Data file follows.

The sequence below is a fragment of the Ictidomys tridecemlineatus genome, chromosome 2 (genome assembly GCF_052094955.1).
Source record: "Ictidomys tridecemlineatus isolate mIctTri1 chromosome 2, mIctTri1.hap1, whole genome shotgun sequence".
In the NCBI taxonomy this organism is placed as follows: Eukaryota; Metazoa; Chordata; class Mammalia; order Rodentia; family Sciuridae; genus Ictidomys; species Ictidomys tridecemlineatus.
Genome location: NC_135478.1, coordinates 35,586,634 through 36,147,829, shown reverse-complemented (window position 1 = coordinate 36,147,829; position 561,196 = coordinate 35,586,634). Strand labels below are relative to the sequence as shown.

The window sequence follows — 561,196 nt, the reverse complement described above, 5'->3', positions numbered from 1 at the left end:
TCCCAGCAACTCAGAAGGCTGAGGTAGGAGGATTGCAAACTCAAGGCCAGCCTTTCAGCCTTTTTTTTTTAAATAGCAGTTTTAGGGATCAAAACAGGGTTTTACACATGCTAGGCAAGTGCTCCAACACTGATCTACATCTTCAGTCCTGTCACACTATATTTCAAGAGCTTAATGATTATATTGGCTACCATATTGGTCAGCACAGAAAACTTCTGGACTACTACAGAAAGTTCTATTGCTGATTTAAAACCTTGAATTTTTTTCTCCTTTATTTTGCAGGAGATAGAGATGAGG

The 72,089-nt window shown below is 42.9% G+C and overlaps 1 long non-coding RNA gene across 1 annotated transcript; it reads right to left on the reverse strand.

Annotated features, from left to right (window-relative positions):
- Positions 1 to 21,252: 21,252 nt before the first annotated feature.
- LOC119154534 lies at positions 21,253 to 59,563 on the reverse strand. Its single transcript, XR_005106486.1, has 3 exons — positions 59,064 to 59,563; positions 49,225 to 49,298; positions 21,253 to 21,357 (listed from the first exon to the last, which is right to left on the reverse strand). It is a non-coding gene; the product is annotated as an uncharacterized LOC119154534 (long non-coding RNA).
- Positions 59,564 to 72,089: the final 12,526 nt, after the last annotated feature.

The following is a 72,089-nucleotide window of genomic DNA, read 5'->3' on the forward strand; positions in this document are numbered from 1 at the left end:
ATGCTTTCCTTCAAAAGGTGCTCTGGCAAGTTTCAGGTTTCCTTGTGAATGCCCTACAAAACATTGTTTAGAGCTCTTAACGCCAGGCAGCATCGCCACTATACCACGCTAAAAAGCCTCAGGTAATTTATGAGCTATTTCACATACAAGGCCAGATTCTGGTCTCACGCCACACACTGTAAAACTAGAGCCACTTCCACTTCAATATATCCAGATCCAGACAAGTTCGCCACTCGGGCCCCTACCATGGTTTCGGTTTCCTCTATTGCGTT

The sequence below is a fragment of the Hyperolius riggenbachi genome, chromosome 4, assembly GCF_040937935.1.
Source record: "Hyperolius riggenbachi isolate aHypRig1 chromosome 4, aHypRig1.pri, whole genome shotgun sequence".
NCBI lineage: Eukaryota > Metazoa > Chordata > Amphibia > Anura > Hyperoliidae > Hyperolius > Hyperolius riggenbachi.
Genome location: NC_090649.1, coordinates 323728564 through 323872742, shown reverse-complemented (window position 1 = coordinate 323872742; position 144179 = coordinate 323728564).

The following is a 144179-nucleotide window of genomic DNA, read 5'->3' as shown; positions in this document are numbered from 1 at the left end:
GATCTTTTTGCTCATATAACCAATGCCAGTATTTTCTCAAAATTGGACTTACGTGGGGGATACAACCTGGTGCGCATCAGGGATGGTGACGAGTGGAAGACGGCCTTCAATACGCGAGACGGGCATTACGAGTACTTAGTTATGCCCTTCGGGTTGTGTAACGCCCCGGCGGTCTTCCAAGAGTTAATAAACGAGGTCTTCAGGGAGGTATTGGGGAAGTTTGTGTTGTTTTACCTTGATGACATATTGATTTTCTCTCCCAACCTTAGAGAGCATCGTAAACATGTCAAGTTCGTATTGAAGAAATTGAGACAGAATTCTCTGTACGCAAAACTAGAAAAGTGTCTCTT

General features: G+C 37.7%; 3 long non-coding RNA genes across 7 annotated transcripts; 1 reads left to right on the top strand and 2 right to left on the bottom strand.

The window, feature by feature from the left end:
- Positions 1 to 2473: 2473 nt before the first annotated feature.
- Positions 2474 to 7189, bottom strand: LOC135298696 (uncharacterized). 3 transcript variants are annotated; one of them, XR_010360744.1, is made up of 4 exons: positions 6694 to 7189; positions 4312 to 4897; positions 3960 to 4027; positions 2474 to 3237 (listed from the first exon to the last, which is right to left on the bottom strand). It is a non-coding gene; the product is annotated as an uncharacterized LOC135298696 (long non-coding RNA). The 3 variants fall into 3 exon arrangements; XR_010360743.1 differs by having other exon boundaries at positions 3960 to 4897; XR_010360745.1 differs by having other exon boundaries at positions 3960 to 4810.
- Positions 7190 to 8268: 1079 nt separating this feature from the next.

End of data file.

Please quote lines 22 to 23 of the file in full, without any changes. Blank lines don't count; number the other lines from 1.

- Positions 1 to 2473: 2473 nt before the first annotated feature.
- Positions 2474 to 7189, bottom strand: LOC135298696 (uncharacterized). 3 transcript variants are annotated; one of them, XR_010360744.1, is made up of 4 exons: positions 6694 to 7189; positions 4312 to 4897; positions 3960 to 4027; positions 2474 to 3237 (listed from the first exon to the last, which is right to left on the bottom strand). It is a non-coding gene; the product is annotated as an uncharacterized LOC135298696 (long non-coding RNA). The 3 variants fall into 3 exon arrangements; XR_010360743.1 differs by having other exon boundaries at positions 3960 to 4897; XR_010360745.1 differs by having other exon boundaries at positions 3960 to 4810.